Ever wonder what the White House briefing room is really like? Here’s a view from the second row.

On Thursday, President Obama showed up in the White House briefing room to tout the latest enrollment numbers for his health care law. And I had a second row seat.


The view from the second row. Photo by Katie Zezima

Since 1970, the media has gathered in the briefing room most days the President in is Washington -- usually to listen to the White House's spin of the day courtesy of press secretary Jay Carney and to ask him questions. (When the president travels the briefing is done on Air Force One.)

That iconic podium -- and the presidential seal slapped on it -- is all most people know of the place. It's what you can see when you on TV and what every show about politics uses to symbolize the power and prestige of the place.

But, there's more to the press briefing room than just that podium. Here are few things you might not know about where the press works and administration communicates with the public in the White House.

1. The place is small. Very small.

Palatial digs they are not, despite what the room looks like on TV. The briefing room itself is basically a small space with ten(or so) rows of auditorium-like seats that fold down. Like at the movies, someone's head is probably in your line of sight. Seats are assigned (the Washington Post sits in the second row) and take up most of the room, making it hard to maneuver before and after the briefing.

In the back of the room there's all sorts of audio and video equipment, and TV cameras are set up behind it. There are also cameras to the right of the podium. White House staff sit on chairs that line the left wall -- near a door that leads to a den of offices where the White House press staff resides.

The briefing room is, in the parlance of real estate agents, "garden level." Once, while in the press area on Halloween, I saw a bunch of people in costume  -- only their disembodied legs visible -- walk by. It was an odd welcome to the White House, to say the least.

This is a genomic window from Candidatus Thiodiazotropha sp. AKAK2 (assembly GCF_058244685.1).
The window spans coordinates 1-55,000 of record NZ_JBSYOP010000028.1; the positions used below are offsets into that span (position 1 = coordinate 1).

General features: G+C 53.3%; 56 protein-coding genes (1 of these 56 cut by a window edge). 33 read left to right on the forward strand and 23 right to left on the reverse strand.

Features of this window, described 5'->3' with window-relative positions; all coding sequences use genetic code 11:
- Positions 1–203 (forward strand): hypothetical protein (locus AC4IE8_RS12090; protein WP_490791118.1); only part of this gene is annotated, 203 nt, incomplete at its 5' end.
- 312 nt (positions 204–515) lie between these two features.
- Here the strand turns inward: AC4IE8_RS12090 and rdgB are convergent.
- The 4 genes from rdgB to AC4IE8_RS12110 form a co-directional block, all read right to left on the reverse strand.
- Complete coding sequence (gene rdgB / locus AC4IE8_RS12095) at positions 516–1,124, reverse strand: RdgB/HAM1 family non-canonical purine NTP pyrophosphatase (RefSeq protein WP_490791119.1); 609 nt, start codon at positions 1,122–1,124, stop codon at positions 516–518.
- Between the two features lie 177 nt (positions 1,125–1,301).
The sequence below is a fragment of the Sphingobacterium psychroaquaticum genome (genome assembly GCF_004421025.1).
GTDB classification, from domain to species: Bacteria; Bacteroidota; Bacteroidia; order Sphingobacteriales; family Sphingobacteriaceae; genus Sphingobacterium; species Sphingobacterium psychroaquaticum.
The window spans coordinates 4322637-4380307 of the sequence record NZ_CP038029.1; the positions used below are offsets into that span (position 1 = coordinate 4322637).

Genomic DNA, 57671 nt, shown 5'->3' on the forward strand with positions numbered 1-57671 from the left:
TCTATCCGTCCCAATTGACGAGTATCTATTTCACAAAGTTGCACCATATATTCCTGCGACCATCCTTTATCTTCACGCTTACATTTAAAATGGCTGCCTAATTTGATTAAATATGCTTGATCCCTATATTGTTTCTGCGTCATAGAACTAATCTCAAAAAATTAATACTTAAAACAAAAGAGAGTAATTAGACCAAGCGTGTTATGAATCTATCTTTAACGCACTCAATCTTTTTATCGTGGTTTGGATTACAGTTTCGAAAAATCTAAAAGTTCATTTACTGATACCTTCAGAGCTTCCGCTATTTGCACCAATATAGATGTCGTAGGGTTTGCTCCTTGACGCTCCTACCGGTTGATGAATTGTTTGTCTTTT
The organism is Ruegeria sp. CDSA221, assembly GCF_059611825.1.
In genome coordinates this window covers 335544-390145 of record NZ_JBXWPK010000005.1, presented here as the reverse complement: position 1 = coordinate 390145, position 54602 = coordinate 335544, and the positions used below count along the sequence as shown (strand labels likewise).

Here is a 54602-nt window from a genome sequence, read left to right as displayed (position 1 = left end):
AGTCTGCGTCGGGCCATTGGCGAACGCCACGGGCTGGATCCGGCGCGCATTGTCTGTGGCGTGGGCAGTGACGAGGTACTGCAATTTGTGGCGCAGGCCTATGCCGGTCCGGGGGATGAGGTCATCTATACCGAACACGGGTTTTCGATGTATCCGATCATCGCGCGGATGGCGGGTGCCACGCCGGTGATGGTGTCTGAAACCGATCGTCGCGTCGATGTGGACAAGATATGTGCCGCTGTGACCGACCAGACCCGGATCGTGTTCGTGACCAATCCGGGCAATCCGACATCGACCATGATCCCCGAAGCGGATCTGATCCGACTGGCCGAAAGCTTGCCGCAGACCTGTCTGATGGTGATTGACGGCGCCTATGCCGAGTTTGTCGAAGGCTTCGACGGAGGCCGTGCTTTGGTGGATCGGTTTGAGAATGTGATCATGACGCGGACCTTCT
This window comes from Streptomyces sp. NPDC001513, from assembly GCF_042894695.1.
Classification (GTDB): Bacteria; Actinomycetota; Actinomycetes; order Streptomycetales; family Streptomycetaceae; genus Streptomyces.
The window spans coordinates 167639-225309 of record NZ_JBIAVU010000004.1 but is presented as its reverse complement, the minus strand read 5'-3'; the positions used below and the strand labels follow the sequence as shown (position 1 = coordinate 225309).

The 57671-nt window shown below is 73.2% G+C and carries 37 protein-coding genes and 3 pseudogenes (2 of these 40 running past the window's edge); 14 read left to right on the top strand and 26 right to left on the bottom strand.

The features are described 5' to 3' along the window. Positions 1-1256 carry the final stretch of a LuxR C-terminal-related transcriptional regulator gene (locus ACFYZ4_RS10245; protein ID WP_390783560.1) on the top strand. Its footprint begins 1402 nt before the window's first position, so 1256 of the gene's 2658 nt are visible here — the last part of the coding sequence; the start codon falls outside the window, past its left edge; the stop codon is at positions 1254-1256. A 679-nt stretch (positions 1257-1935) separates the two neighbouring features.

2. It's an office. Kind of like every other office in the world.

Yes, it's the home of the leader of the free world and symbol of America, but the White House is also an office for lots of people, including the press. It has all the trappings of a place where people put in their 9-to-5 (who are we kidding, it's more like a 24/7): coffee makers, vending machines, old desks and, rumor has it, a mouse or two.


Coffee. Image courtesy of Katie Zezima.

The press area itself -- where we all work -- is laid out like a shotgun  shack; a long hallway with small white plastic desks against the left wall. To the right there's what look like closets (or at least I thought so on my first trip.) Turns out those are offices for the larger operations. If they're six feet wide that's a lot, and journalists sit back-to-back. The room opens up in the middle; to the right is a square setup where photographers sit and a hallway to the left leads to the bathrooms and the aforementioned vending machines. (A tour of the press area is kind of like a tour of your first apartment out of college; you can do it by standing in one place and pointing, and you keep mentioning the same five or so "highlights" of the place.)


Desks in the press area. Image courtesy of Katie Zezima.

Despite the cramped quarters -- or maybe because of them -- the press area is always bustling. People are chasing stories, working the phones or rushing to file stories, posts, photos or video. The one hitch? There's no Wifi in the press area or the briefing room. Or on Air Force One. News organizations must supply their own.

3. No, journalists can't freely roam around the White House. 

Your press pass gets you inside the White House gates, but essentially confines you to the briefing room, the press offices and the offices of the White House press staff. There are also spots on the walk between the gates and the briefing room where television crews do live shots and, closer to the actual building, a spot where newsmakers speak after a meeting in the White House. If there's an event in another part of the White House, say a ceremony on the South Lawn or press conference in the Rose Garden, the press is given permission to move around -- albeit it with chaperones. The same rules apply under other circumstances, such as an interview a news organization has set up or a special briefing; you need special permission to move outside of your assigned route. There's no wandering into the Oval Office, as much as we would all like to.

Katie Zezima covers the White House for Post Politics and The Fix.
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